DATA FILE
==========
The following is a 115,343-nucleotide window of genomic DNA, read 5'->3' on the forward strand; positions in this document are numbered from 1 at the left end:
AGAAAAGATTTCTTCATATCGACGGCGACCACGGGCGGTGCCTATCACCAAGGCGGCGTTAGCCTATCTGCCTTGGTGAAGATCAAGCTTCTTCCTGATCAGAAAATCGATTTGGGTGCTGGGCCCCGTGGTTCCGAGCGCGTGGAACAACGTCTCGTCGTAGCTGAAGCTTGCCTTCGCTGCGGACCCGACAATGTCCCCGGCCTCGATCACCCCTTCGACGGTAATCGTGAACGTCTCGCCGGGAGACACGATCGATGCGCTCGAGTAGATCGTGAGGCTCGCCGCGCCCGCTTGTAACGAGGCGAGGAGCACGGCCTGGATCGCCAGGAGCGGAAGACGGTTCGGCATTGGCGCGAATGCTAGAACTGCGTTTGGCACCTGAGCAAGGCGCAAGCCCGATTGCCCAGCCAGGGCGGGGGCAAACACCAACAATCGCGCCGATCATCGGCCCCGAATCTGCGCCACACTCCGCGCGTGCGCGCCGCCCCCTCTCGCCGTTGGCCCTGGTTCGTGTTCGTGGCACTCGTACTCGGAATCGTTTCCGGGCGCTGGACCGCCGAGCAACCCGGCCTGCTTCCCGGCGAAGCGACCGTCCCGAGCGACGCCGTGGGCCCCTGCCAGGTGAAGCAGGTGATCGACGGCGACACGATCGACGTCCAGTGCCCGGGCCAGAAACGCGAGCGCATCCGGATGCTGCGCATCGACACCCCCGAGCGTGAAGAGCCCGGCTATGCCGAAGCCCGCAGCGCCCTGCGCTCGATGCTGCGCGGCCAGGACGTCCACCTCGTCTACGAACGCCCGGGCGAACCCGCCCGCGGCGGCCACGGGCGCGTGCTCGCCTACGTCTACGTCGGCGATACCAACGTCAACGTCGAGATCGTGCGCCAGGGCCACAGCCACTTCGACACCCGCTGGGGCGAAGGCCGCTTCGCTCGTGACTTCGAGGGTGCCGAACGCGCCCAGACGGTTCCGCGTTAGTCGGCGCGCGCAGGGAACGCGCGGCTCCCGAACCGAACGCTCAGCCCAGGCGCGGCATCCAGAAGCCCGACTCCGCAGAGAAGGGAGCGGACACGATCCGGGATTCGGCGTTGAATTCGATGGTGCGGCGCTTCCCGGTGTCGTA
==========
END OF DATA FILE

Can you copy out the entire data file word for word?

The following is a 115,343-nucleotide window of genomic DNA, read 5'->3' on the forward strand; positions in this document are numbered from 1 at the left end:
AGAAAAGATTTCTTCATATCGACGGCGACCACGGGCGGTGCCTATCACCAAGGCGGCGTTAGCCTATCTGCCTTGGTGAAGATCAAGCTTCTTCCTGATCAGAAAATCGATTTGGGTGCTGGGCCCCGTGGTTCCGAGCGCGTGGAACAACGTCTCGTCGTAGCTGAAGCTTGCCTTCGCTGCGGACCCGACAATGTCCCCGGCCTCGATCACCCCTTCGACGGTAATCGTGAACGTCTCGCCGGGAGACACGATCGATGCGCTCGAGTAGATCGTGAGGCTCGCCGCGCCCGCTTGTAACGAGGCGAGGAGCACGGCCTGGATCGCCAGGAGCGGAAGACGGTTCGGCATTGGCGCGAATGCTAGAACTGCGTTTGGCACCTGAGCAAGGCGCAAGCCCGATTGCCCAGCCAGGGCGGGGGCAAACACCAACAATCGCGCCGATCATCGGCCCCGAATCTGCGCCACACTCCGCGCGTGCGCGCCGCCCCCTCTCGCCGTTGGCCCTGGTTCGTGTTCGTGGCACTCGTACTCGGAATCGTTTCCGGGCGCTGGACCGCCGAGCAACCCGGCCTGCTTCCCGGCGAAGCGACCGTCCCGAGCGACGCCGTGGGCCCCTGCCAGGTGAAGCAGGTGATCGACGGCGACACGATCGACGTCCAGTGCCCGGGCCAGAAACGCGAGCGCATCCGGATGCTGCGCATCGACACCCCCGAGCGTGAAGAGCCCGGCTATGCCGAAGCCCGCAGCGCCCTGCGCTCGATGCTGCGCGGCCAGGACGTCCACCTCGTCTACGAACGCCCGGGCGAACCCGCCCGCGGCGGCCACGGGCGCGTGCTCGCCTACGTCTACGTCGGCGATACCAACGTCAACGTCGAGATCGTGCGCCAGGGCCACAGCCACTTCGACACCCGCTGGGGCGAAGGCCGCTTCGCTCGTGACTTCGAGGGTGCCGAACGCGCCCAGACGGTTCCGCGTTAGTCGGCGCGCGCAGGGAACGCGCGGCTCCCGAACCGAACGCTCAGCCCAGGCGCGGCATCCAGAAGCCCGACTCCGCAGAGAAGGGAGCGGACACGATCCGGGATTCGGCGTTGAATTCGATGGTGCGGCGCTTCCCGGTGTCGTA